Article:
Tuition and Fees and Room and Board over Time (Unweighted)

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Unweighted average prices count each institution equally, while the weighted prices reported throughout Trends in College Pricing give more weight to institutions with larger numbers of full-time students.

Table 3: Average Tuition and Fees and Room and Board (Unweighted) in Current Dollars and in 2016 Dollars, 1986-87 to 2016-17

Notes & Sources 

Notes: Average tuition and fee prices reflect in-district charges for public two-year institutions and in-state charges for public four-year institutions. Components may not sum to totals because of rounding.

Sources: College Board, Annual Survey of Colleges.

  • The $3,705 unweighted average tuition and fees for public two-year colleges in 2016-17 compares to a weighted average of $3,520. Weighting all colleges equally instead of using enrollment-based weights brings the number up by $185 (5%).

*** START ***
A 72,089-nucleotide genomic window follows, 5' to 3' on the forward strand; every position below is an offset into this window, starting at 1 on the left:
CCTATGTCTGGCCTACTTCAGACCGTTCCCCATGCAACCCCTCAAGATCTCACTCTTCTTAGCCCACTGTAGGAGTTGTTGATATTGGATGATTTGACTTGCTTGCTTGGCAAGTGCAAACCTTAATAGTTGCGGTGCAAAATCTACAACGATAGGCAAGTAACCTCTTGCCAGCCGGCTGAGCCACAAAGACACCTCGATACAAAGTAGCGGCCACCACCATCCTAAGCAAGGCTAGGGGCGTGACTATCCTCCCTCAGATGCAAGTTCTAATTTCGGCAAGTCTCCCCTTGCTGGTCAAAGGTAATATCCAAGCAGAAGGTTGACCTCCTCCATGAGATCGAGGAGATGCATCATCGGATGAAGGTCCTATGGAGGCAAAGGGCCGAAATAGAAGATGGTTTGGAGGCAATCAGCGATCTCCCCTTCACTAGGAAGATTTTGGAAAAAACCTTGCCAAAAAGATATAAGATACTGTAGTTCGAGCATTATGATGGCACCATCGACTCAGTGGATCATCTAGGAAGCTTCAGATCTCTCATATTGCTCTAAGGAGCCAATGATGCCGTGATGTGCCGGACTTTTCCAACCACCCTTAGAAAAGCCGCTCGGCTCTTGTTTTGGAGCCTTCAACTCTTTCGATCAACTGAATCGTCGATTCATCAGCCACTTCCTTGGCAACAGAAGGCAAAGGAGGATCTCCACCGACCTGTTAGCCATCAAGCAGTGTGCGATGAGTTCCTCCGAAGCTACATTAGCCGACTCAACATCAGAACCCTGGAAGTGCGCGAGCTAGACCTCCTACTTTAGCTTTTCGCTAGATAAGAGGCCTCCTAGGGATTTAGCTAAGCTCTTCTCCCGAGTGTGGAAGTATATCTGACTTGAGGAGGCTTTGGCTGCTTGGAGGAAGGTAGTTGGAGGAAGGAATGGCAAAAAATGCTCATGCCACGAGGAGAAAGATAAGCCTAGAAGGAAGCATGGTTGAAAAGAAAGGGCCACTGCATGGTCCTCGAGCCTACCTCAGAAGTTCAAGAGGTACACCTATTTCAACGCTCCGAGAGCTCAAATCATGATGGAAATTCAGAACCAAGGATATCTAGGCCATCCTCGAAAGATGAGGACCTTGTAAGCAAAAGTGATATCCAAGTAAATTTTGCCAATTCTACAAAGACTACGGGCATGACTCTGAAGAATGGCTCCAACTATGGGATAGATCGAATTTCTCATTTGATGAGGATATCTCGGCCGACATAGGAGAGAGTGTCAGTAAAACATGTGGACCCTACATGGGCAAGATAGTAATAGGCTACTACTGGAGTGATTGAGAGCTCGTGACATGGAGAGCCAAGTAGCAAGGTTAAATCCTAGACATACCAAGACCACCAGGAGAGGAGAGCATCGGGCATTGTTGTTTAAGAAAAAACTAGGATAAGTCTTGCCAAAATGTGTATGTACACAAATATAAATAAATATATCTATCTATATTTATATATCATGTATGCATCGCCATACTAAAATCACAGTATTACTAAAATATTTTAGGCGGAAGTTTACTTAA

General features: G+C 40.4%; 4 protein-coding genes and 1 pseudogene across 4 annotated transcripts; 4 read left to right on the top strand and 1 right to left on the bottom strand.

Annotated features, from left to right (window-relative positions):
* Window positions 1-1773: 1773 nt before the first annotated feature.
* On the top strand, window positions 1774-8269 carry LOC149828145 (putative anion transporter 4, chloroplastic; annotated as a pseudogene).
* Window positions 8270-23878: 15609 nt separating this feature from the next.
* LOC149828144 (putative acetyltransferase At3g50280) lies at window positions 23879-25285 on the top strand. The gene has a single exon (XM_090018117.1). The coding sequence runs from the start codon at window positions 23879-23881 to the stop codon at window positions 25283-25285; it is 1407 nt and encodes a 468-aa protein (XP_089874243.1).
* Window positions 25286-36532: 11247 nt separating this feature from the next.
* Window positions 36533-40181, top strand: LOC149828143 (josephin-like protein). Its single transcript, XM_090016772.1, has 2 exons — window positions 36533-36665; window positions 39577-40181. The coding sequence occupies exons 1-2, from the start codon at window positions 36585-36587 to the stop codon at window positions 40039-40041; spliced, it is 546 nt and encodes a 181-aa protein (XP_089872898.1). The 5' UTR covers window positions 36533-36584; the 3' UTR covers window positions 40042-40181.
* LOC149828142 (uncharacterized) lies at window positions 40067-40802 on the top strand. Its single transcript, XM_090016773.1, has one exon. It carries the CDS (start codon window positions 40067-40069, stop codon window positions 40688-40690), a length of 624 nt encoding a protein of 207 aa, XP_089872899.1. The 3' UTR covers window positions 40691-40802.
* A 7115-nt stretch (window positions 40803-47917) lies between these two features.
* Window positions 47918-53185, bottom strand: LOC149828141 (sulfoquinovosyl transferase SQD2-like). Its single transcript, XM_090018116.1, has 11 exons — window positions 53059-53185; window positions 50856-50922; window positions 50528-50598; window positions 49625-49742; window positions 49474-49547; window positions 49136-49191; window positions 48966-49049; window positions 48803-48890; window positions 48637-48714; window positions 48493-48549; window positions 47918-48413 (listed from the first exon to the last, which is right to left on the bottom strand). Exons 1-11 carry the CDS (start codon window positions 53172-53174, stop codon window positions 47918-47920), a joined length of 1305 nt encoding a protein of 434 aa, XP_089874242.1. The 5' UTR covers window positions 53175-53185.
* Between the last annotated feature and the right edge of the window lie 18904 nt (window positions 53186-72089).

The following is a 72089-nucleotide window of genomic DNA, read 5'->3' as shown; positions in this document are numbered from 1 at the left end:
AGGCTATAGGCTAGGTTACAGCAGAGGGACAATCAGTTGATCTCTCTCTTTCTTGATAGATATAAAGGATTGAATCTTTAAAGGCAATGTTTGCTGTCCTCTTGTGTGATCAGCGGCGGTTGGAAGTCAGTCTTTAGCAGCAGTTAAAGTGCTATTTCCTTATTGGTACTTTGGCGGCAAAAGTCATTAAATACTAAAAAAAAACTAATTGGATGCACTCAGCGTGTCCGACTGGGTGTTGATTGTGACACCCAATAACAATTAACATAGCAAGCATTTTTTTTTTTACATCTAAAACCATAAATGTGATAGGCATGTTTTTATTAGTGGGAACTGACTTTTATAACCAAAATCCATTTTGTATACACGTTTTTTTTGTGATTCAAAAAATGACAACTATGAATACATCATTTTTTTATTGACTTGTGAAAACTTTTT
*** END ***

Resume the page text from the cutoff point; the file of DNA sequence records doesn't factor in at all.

• The $8,940 unweighted average in-state tuition and fees for public four-year institutions in 2016-17 compares to a weighted average of $9,648. Smaller colleges given more weight in the unweighted average brings the average down by $708 (7%).
  • The $28,308 unweighted average tuition and fees for private nonprofit four-year institutions in 2016-17 compares to a weighted average of $33,479. Smaller colleges given more weight in the unweighted average brings the average price down by $5,171 (15%).
  • The 10-year increases in unweighted average prices have been slightly smaller than the increases in weighted average prices for the public sector. By this measure, average tuition and fees increased by 28% (in constant dollars) at public two-year colleges over the decade, compared to 31% for weighted averages. At public four-year colleges and universities, the increase was 39%, compared to 41% for weighted averages.
  • At private nonprofit four-year institutions, average tuition and fees increased by 24%, compared to 27% for weighted averages. In other words, smaller private nonprofit institutions raised their prices by less than larger institutions in this sector.